Sleeping Pill FAQs by Dr. Wedro on MedicineNet.com

DOCTOR’S VIEW ARCHIVE

Medical Author: Benjamin C. Wedro, MD, FAAEM

Medical Editor: Melissa Conrad Stöppler, MD

Insomnia, the inability to
sleep, is all too common in our society. Many
people have transient sleep disturbances and treat them with over-the-counter
medications, while others turn to their healthcare provider for prescription
medications – and there are plenty of choices for medications. Each has its
benefits and risks, indications, and side effects, and these medications are not
interchangeable. More importantly, they aren’t safe to use together.

Regardless of the mechanism of action of sleeping pills, they are all
“downers.” They depress brain function, and if too many are taken or if they are
mixed with alcohol or other drugs, the breathing centers of the brain can be
depressed to the point that the body stops breathing, and the person dies.

One prescription sleep medication is
zolpidem (Ambien). Ambien is a sedative drug that
works quickly; but as with any sleeping pill, it needs to be used in a wise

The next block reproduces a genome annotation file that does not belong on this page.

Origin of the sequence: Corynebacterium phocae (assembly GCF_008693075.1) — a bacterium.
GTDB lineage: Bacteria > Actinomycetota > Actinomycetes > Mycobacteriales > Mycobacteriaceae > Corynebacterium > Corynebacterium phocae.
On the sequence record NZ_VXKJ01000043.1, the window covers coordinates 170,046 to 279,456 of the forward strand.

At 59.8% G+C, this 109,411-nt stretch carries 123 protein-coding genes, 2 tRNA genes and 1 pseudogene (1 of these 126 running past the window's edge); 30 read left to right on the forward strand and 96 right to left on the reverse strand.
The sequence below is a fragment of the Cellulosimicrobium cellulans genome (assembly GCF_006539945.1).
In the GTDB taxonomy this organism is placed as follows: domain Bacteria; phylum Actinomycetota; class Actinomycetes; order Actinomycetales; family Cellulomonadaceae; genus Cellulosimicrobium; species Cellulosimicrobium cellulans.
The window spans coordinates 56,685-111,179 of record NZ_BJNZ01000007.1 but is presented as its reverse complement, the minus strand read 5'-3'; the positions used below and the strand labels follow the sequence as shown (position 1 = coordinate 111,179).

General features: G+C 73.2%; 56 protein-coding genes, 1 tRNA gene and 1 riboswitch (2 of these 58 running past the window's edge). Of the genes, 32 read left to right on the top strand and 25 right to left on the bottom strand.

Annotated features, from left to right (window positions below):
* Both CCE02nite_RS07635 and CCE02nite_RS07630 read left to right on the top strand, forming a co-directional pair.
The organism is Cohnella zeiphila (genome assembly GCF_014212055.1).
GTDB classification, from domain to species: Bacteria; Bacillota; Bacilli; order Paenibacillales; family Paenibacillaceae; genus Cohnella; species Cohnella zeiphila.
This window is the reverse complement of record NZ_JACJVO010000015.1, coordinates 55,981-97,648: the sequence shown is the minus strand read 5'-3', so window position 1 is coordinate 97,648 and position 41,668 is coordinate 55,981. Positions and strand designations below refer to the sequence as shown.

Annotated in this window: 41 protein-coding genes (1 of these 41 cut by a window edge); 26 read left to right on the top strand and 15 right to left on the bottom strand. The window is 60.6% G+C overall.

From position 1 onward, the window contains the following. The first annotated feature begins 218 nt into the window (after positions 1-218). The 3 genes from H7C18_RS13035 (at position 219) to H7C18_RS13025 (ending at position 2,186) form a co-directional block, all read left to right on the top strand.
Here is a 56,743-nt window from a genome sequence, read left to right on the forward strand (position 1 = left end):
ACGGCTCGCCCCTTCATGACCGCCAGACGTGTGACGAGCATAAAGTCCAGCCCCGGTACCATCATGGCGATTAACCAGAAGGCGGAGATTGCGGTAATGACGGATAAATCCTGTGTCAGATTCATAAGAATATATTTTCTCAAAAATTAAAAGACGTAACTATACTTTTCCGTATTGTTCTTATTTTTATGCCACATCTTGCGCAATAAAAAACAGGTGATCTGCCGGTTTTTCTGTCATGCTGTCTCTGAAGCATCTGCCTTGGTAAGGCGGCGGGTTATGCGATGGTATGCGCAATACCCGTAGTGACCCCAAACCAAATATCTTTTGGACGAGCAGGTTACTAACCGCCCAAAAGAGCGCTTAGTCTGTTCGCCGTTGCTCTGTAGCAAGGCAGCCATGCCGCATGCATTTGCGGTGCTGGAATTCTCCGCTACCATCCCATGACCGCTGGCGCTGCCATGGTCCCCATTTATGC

manner. It should be used in the smallest dose possible to get the intended
effect (sleep), the person should be able to have 8 hours available for
potential sleep when taking the drug, and until the effect of the drug is known
on that individual person, the next day’s activity should not include driving or using heavy machinery.

Ambien also has some potential side effects that are to say the least,
“frightening.” Sleep driving can occur, in which people get out of bed and drive
their car while not awake. Sanofli Aventis, the company that makes Ambien,
writes, “Other complex behaviors such as preparing and eating food, making phone
calls, or having sex have been reported in people who are not fully awake after
taking a sleep medicine. As with ‘sleep driving,’ people usually don’t remember
these events.”

They also state, “This behavior is more likely to occur when Ambien is taken
with alcohol or other drugs such as those for the treatment of depression or
anxiety.”




Sleep Disorders: Insomnia, Sleep Apnea, and More


Ambien and other similar drugs have a reasonable safety profile, meaning that
the amount of medication needed to get the therapeutic effect is unlikely to
cause complications. Medications that are prescribed to affect brain function
need to be carefully chosen by the care provider and need to be respected by the
patient.

Reference: Ambien CR™ Patient Pamphlet; Sanofi-Aventis, April 2007 (http://products.sanofi-aventis.us/ambien_cr/ambienCR.pdf)

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